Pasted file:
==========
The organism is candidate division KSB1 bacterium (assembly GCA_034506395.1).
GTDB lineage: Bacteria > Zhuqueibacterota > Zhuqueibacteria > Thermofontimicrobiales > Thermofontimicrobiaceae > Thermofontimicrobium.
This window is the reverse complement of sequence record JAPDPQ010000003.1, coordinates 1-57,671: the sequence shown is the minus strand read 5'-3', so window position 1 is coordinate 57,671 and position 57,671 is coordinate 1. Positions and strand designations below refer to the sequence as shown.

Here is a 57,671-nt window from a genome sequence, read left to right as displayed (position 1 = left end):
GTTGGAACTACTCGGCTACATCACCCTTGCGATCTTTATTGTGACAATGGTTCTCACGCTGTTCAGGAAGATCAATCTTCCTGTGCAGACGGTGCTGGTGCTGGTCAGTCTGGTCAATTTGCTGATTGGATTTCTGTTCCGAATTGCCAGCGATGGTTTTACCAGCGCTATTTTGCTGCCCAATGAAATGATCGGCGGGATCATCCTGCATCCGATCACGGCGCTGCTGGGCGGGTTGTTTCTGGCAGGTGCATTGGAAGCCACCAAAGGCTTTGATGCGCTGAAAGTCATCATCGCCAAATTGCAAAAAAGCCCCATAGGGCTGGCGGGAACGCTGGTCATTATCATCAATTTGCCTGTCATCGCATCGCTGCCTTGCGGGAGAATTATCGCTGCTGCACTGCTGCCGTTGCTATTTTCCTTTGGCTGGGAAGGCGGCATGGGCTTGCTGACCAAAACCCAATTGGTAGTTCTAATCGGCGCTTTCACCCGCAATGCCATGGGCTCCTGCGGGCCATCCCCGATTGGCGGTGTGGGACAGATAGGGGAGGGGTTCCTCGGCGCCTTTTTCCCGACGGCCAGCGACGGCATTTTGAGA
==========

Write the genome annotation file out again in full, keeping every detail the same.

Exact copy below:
The organism is candidate division KSB1 bacterium (assembly GCA_034506395.1).
GTDB lineage: Bacteria > Zhuqueibacterota > Zhuqueibacteria > Thermofontimicrobiales > Thermofontimicrobiaceae > Thermofontimicrobium.
This window is the reverse complement of sequence record JAPDPQ010000003.1, coordinates 1-57,671: the sequence shown is the minus strand read 5'-3', so window position 1 is coordinate 57,671 and position 57,671 is coordinate 1. Positions and strand designations below refer to the sequence as shown.

Here is a 57,671-nt window from a genome sequence, read left to right as displayed (position 1 = left end):
GTTGGAACTACTCGGCTACATCACCCTTGCGATCTTTATTGTGACAATGGTTCTCACGCTGTTCAGGAAGATCAATCTTCCTGTGCAGACGGTGCTGGTGCTGGTCAGTCTGGTCAATTTGCTGATTGGATTTCTGTTCCGAATTGCCAGCGATGGTTTTACCAGCGCTATTTTGCTGCCCAATGAAATGATCGGCGGGATCATCCTGCATCCGATCACGGCGCTGCTGGGCGGGTTGTTTCTGGCAGGTGCATTGGAAGCCACCAAAGGCTTTGATGCGCTGAAAGTCATCATCGCCAAATTGCAAAAAAGCCCCATAGGGCTGGCGGGAACGCTGGTCATTATCATCAATTTGCCTGTCATCGCATCGCTGCCTTGCGGGAGAATTATCGCTGCTGCACTGCTGCCGTTGCTATTTTCCTTTGGCTGGGAAGGCGGCATGGGCTTGCTGACCAAAACCCAATTGGTAGTTCTAATCGGCGCTTTCACCCGCAATGCCATGGGCTCCTGCGGGCCATCCCCGATTGGCGGTGTGGGACAGATAGGGGAGGGGTTCCTCGGCGCCTTTTTCCCGACGGCCAGCGACGGCATTTTGAGA